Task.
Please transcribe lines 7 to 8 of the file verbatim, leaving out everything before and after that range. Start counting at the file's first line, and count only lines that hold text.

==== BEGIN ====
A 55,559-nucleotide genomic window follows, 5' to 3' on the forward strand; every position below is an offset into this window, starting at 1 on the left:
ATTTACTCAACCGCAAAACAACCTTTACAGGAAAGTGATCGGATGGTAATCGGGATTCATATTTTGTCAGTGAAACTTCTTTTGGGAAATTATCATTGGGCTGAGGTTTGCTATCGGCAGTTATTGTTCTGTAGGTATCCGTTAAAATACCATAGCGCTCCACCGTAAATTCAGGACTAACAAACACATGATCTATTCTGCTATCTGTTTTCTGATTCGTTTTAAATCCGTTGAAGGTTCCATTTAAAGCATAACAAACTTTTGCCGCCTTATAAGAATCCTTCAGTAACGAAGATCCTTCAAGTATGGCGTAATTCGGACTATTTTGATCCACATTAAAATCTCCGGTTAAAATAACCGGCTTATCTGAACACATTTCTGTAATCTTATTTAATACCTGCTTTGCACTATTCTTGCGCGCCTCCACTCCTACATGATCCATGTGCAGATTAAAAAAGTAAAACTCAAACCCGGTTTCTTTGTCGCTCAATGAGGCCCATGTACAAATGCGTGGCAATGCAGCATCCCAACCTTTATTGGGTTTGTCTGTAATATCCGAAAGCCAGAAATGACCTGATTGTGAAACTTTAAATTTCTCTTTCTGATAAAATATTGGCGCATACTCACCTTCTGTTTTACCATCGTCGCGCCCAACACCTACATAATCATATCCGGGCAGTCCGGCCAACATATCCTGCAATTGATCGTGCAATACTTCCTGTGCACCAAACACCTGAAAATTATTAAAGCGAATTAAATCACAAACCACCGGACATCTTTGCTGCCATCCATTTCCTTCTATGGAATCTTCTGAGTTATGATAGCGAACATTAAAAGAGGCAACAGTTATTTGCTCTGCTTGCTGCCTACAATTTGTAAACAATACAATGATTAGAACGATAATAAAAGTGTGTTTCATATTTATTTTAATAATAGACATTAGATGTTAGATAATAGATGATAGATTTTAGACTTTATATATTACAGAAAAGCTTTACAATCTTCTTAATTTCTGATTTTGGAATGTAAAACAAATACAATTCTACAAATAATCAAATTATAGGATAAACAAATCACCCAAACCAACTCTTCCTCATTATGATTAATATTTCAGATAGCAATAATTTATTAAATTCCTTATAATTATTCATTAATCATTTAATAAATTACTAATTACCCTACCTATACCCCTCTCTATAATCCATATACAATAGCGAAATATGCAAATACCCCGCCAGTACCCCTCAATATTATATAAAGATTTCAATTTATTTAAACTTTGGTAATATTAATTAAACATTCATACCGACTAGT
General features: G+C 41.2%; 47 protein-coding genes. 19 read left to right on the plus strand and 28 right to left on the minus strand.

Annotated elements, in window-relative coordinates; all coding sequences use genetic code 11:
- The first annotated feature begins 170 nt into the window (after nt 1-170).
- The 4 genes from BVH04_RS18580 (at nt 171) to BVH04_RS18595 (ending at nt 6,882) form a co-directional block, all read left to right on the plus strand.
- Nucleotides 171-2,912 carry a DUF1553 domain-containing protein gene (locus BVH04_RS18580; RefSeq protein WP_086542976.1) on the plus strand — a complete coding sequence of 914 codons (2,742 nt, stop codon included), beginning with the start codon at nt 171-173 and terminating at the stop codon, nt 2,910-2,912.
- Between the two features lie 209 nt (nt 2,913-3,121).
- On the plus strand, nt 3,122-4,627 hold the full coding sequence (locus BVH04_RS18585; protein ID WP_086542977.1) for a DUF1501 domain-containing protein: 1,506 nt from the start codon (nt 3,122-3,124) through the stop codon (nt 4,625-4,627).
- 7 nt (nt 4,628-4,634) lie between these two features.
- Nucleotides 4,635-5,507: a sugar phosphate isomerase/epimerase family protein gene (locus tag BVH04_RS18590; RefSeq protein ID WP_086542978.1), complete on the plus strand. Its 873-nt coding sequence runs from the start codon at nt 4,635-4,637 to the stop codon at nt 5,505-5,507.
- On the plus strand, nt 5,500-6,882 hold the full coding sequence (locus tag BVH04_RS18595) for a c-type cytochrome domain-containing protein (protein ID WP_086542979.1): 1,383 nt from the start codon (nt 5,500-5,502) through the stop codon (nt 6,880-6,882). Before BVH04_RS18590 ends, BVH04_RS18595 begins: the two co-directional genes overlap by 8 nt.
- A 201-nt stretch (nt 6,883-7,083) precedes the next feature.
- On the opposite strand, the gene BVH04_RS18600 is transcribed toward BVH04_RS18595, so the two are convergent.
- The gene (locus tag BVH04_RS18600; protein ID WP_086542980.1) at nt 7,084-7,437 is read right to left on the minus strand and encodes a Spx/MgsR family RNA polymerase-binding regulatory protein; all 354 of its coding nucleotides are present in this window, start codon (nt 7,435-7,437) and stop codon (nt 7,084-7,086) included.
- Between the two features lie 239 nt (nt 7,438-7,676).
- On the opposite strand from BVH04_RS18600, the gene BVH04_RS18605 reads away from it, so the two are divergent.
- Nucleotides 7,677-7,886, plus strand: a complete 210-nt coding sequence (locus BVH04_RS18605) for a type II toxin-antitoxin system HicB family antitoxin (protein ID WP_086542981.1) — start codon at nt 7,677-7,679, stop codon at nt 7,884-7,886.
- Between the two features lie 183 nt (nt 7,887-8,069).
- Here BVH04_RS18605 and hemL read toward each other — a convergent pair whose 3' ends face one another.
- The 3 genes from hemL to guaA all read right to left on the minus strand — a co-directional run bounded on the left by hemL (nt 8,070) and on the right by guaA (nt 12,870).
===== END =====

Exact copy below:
- Nucleotides 171-2,912 carry a DUF1553 domain-containing protein gene (locus BVH04_RS18580; RefSeq protein WP_086542976.1) on the plus strand — a complete coding sequence of 914 codons (2,742 nt, stop codon included), beginning with the start codon at nt 171-173 and terminating at the stop codon, nt 2,910-2,912.
- Between the two features lie 209 nt (nt 2,913-3,121).